Of course, it’s not like I started on any one particular day. But it was some time around 1970 that I started writing pretty seriously, almost every day.
I don’t think I ever said, “I want to be a writer” (let alone an “author,” which has always sounded incredibly pompous to me). I just wanted to write. Writing was (and is) more fun than not writing.
So, I thought it would be fun to look back at what I’ve managed to produce over that time span. First I was going to write one big blog post, covering everything, but that seemed like it would be exhausting to write, and probably exhausting to read as well.
Then I read about this thing called “Seven Sentences Sunday,” which I learned about at Tiyana’s blog (hey, Tiyana’s posting again — drop in and say Hi!). So, I’m kind of adopting that idea, though with a twist, since these are not works in progress.
(And obviously I got it wrong to start with, since it’s apparently supposed to be eight sentences, but I remembered it as seven when I was writing this — probably drawn by the alliteration.)
Starting today, every Sunday I will post seven sentences (or eight, I guess) from one of the things I’ve written, with a little commentary. I’m going to start at the beginning and take them in order.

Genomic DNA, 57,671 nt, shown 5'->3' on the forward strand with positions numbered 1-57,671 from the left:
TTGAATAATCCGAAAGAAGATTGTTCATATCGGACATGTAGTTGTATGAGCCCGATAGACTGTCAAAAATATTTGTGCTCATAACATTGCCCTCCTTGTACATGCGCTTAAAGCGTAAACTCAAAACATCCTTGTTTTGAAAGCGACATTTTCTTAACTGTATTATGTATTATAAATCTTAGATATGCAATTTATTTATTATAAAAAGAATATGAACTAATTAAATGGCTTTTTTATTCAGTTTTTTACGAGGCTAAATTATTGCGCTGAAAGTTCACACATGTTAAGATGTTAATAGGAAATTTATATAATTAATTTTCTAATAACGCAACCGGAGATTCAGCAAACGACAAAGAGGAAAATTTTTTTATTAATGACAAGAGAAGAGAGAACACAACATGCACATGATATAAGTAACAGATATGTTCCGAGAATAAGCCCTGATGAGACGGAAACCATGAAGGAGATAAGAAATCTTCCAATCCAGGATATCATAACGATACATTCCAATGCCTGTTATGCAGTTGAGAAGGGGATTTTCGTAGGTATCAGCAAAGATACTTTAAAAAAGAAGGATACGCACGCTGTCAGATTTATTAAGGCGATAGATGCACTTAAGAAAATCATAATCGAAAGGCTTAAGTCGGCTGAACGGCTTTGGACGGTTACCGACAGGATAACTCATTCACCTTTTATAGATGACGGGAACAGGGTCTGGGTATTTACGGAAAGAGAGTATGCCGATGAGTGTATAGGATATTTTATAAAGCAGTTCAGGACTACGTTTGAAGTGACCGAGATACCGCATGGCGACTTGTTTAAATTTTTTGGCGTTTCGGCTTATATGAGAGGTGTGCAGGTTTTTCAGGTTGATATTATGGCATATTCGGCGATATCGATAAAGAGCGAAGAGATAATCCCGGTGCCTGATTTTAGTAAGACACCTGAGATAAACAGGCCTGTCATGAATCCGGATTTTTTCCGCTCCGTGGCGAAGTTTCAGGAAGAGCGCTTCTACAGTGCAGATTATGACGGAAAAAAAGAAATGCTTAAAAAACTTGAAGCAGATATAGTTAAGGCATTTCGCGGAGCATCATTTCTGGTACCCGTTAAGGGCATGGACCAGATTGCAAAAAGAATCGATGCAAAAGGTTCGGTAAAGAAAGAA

1. A Sane Woman
For my first twenty years of writing, I mostly produced junk. All of which is (happily) not locatable by any search engine you can possibly use, because the Web didn’t exist back then.
In 1990, I hit on the idea of serial publication, and started to write A Sane Woman, a novel which was published in little monthly chapbooks (yes, paper). There are a couple of things I’d do differently if I was writing it now, but I’m still pretty pleased with it.
Here’s seven sentences. This is the “inciting event,” or whatever they call it in the how-to manuals, and it turned out to be exactly seven sentences long, so it was the obvious choice:
Perry found himself thinking how nice it would be to go home. Then he sat bolt upright as a howl of anguish came from Sam’s room. He stumbled to his feet and crashed into Sarah as he ran to Sam’s room.
They opened the door all the way and stood transfixed in the doorway. Sam stood naked, his back against the wall, looking at the bed. The bedclothes were tangled and ripped, and covered in blood. There was no sign of Terry.